Under Services for Employers two of the four links (Labor Marker Information and Find a Career Center) are also provided under other categories. The other two links are Link Your Site to Us and Talent Bank, which (as of 6/10/96) was still under construction.

Under Who We Are, background information about the development of the One-Stops as well as current One-Stop news (though there is no news yet) are provided. Under Where We Are, a career center can be found by selecting a region on the map.

The information available on this site could be very useful to students, teachers, career counselors and job developers in Massachusetts. And it is very user-friendly. For example: to search for a job in the job banks, you can simply search by a key word of a job title or position and (if you wish) specify the preferred part of the state. Then a report of the number of jobs found is presented in a chart which lists the jobs’ posting number, title, location and salary. To narrow the search further, you can specify your educational level, hours per week that you wish to work, job type (permanent, temporary, etc.), hourly or yearly salary desired.

Annie Chin
Asian American Civic Association
Boston, MA
June 10, 1996


O*NET

http://www.doleta.gov/programs/onet/

The O*NET site represents the Occupational Information Network, a database system being developed by the U.S. Department of Labor to replace the Dictionary of Occupational Titles (DOT). Although the Dictionary will not be online until sometime in ’98, this site can be used now because it generates a large number of connections (links) involving workforce development activities and resources.

This site can be used by teachers, counselors, and students because the links provide many useful site connections. There is a wealth of information, but be prepared to spend a good amount of time. It may take awhile to get to the exact information you want, because it is easy to get sidetracked. Set aside a good amount of time for searching; however, when I went there the links connected very quickly.

For example, from the O*NET homepage, I scrolled down about three screens and selected (from the left side menu) Frequently Asked Questions. From this page (again — about three screens down), I selected Visit the Web sites of other key workforce development initiatives… This connected me to the page, Links to Related DOL/ETA Workforce Initiatives, where I found such sites as America’s Job Bank, America’s Talent Bank, School to Work, and Career Exploration Center (to name a few). Scrolling to the bottom of the screen, I selected Career Exploration Center , which brought me to the new page, ETA Individuals – Career Exploration, which provided such topic selections as: Starting a New Career, Choosing a Career, and Jobs By Company.  I selected, Starting a New Career. This took me to Using Resources on the Internet to Plan your Future, where I found Internet Job Search, which listed the topics I had in mind when I started my search. The topics included:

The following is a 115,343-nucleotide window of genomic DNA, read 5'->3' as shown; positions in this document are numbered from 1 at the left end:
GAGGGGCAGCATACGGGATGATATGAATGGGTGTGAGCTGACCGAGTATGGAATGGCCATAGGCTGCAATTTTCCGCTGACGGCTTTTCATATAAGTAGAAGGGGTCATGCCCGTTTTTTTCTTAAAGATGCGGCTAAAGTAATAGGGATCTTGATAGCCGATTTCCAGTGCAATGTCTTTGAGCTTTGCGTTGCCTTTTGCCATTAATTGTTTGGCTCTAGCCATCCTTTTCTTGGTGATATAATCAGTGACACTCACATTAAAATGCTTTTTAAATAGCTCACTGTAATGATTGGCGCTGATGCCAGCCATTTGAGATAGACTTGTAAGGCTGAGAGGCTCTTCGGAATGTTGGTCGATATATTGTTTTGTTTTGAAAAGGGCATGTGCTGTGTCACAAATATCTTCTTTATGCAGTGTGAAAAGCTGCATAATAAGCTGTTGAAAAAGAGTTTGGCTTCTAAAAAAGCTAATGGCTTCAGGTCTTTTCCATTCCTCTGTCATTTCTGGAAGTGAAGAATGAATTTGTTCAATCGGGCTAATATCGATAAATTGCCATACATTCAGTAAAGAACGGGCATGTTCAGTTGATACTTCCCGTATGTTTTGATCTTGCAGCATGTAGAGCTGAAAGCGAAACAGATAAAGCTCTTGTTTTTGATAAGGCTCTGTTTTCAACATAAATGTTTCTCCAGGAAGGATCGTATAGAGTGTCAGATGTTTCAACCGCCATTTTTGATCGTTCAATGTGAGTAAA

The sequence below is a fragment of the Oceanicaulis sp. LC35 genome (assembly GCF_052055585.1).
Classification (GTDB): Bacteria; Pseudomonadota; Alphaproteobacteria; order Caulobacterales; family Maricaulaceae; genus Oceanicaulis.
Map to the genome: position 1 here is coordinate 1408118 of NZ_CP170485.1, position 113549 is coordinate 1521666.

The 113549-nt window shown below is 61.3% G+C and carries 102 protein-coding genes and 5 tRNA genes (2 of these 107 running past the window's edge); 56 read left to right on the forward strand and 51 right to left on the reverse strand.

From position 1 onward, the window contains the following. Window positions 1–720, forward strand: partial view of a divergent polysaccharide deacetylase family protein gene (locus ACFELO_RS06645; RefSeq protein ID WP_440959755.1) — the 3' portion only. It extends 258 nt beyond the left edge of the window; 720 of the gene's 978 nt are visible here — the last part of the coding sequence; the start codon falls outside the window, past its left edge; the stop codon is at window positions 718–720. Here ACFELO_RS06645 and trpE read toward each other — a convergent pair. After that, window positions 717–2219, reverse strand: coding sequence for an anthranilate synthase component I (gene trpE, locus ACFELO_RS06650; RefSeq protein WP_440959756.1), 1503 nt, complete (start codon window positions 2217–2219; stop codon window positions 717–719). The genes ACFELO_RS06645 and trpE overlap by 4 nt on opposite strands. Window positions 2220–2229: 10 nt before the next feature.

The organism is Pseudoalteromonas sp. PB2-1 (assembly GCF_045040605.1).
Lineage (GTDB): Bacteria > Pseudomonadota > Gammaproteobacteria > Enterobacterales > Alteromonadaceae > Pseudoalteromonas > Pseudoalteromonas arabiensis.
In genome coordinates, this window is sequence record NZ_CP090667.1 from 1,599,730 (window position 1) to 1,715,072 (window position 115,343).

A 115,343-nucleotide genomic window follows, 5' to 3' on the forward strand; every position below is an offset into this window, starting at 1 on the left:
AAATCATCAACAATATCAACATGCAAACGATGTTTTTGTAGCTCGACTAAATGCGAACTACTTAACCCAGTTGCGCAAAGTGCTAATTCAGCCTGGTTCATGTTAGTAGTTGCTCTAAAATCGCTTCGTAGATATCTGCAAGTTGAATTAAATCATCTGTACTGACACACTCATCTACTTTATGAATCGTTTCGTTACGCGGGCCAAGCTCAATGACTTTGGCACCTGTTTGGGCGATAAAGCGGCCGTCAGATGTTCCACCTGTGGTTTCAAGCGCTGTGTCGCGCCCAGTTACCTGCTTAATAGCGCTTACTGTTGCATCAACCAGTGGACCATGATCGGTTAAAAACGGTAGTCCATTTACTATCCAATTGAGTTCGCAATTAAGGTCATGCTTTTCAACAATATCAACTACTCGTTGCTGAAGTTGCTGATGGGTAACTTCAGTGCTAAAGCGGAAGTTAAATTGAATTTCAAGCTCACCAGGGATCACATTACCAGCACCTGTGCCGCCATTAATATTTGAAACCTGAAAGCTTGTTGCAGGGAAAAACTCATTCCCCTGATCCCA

1. Why bother to use the Internet?

2. How the Internet can help.

3. Comprehensive directories.

4. Private Job lists.

5. Newspaper ads.

6. Newsgroup job listings.

7. Search Firms.

8. Resumes.

9. Career advice.

10. Research tools.

Susan Barnard
S.C.A.L.E.
Somerville, MA
October 4, 1997


Immigration Information (for Recent Immigrants and Others)

http://www2.wgbh.org/mbcweis/immigrants.html

This page has links with valuable information for recent immigrants and refugees as well as for others who are interested in immigration issues. Many practical and interesting classroom activities can be generated from these resources.

In this recent anti-immigrant climate, immigrants are often scapegoated for the general failings in society. Myths such as that immigrants are taking all the American jobs and draining the economy can be countered by The Demographic and Economic Facts. You and your students can also participate in the Immigration Opinion Poll by doing an on-line survey about recent immigration issues in America.

The Immigration Superhighway is especially useful for students with various legal status. This site can be read in English, Spanish and Russian. It provides information on getting a work permit, extending visits, requesting a change of status to become a permanent resident, eligibility for visa issuance in the U.S. and much more.

Annie Chin
Asian American Civic Association
Boston, MA
June 10, 1996


Immigration Inquiry Map

http://www2.wgbh.org/mbcweis/immigrantmap.html

This site presents a student-generated project done by the UMass Medical Center ESOL class It includes a survey for recent immigrants, as well as answers to some of the questions acquired through student research. Because it is student-centered, it is a wonderful place to go to elicit students’ thoughts and opinions on immigration. Some sample questions include:

1. What is the Simpson Bill?

2. What are the main reasons people immigrate here?

3. How many people immigrate to the U.S. each year and what countries do they come from?

4. What is the biggest problem for second generation immigrants?

5. What do American citizens think about immigrants?

Students using this site are not only encouraged to explore the survey questions and research presented here, but to add any new questions, responses, or insights they may have. I am looking forward to using this site as an initial way in to talking about immigration with my beginning level ABE students and to eventually having them follow up with their own research.